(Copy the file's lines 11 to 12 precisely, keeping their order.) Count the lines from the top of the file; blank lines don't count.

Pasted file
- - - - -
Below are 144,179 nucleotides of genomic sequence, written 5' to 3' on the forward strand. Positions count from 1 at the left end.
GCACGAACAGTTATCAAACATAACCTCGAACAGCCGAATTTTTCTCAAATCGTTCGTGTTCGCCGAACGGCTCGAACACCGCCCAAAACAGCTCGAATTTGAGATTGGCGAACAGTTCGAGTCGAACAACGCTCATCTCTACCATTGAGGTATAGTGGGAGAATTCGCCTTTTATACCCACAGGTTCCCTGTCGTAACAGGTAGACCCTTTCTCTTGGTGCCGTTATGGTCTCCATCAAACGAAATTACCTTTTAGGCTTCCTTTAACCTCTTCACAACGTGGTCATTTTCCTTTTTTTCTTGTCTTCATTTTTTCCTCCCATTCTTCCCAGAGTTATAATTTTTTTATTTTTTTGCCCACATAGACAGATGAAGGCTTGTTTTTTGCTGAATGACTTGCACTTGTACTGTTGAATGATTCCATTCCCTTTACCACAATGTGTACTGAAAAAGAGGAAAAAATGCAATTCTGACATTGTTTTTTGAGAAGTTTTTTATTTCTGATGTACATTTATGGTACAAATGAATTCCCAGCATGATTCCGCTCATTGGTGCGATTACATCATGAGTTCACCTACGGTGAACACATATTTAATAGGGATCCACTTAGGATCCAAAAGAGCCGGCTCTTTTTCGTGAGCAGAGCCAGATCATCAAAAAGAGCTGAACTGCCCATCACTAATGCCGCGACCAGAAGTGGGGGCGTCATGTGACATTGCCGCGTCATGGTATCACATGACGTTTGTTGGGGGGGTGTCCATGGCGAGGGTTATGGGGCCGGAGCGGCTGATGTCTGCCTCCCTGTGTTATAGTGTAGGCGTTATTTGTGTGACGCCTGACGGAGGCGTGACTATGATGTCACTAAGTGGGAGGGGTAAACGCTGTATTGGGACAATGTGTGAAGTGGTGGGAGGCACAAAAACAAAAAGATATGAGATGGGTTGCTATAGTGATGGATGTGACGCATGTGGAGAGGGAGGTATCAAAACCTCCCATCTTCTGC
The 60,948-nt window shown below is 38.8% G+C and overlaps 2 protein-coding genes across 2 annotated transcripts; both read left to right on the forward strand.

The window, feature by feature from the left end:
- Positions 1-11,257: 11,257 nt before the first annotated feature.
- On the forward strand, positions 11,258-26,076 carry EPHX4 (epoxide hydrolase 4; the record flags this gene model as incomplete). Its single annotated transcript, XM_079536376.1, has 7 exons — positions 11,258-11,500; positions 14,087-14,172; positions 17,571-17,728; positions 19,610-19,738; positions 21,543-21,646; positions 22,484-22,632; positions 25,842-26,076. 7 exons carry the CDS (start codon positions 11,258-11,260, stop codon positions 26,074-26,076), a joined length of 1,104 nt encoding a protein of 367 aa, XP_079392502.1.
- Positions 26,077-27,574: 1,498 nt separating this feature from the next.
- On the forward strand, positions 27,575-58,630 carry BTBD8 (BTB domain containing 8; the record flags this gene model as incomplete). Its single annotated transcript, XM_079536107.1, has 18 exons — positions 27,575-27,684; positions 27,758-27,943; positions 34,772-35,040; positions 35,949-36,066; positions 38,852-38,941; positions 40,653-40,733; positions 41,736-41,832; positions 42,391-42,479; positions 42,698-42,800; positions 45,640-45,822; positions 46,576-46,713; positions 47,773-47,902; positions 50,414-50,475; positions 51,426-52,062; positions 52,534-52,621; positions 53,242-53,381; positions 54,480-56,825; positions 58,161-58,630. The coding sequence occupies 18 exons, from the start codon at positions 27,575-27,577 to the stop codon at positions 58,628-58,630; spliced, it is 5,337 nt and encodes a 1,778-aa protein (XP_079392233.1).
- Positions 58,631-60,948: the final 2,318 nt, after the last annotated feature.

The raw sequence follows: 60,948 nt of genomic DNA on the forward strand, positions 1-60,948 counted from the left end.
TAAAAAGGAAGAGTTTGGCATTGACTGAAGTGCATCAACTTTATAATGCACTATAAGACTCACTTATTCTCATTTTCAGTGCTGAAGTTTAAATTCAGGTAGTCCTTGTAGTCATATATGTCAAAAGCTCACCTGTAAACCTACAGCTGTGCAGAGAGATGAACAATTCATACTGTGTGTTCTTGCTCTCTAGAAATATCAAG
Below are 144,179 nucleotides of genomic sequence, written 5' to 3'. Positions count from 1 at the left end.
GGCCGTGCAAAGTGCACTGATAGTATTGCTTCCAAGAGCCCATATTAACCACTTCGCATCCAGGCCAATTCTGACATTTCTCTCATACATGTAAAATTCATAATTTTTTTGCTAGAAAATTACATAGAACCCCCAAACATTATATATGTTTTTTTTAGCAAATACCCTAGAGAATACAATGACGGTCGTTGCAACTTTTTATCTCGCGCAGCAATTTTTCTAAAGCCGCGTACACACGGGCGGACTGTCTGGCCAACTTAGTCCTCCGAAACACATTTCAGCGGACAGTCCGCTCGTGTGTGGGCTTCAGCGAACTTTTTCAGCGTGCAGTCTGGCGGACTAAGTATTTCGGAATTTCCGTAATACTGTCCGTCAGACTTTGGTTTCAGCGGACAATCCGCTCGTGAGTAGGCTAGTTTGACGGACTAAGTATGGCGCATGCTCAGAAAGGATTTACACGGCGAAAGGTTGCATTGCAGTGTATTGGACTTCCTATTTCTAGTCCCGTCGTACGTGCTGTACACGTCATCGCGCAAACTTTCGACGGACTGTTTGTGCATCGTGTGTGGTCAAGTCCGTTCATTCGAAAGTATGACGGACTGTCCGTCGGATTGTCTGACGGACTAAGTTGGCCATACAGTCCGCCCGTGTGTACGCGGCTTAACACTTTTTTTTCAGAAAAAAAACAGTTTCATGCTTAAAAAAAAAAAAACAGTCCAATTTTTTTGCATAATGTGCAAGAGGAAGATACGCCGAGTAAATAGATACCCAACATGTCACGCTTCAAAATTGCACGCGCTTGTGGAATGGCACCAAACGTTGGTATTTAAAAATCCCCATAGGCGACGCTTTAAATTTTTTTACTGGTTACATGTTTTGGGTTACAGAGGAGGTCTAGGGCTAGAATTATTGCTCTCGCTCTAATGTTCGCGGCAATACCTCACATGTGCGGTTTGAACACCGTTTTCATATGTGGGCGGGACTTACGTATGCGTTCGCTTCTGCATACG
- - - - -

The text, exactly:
TAAAAAGGAAGAGTTTGGCATTGACTGAAGTGCATCAACTTTATAATGCACTATAAGACTCACTTATTCTCATTTTCAGTGCTGAAGTTTAAATTCAGGTAGTCCTTGTAGTCATATATGTCAAAAGCTCACCTGTAAACCTACAGCTGTGCAGAGAGATGAACAATTCATACTGTGTGTTCTTGCTCTCTAGAAATATCAAG
Below are 144,179 nucleotides of genomic sequence, written 5' to 3'. Positions count from 1 at the left end.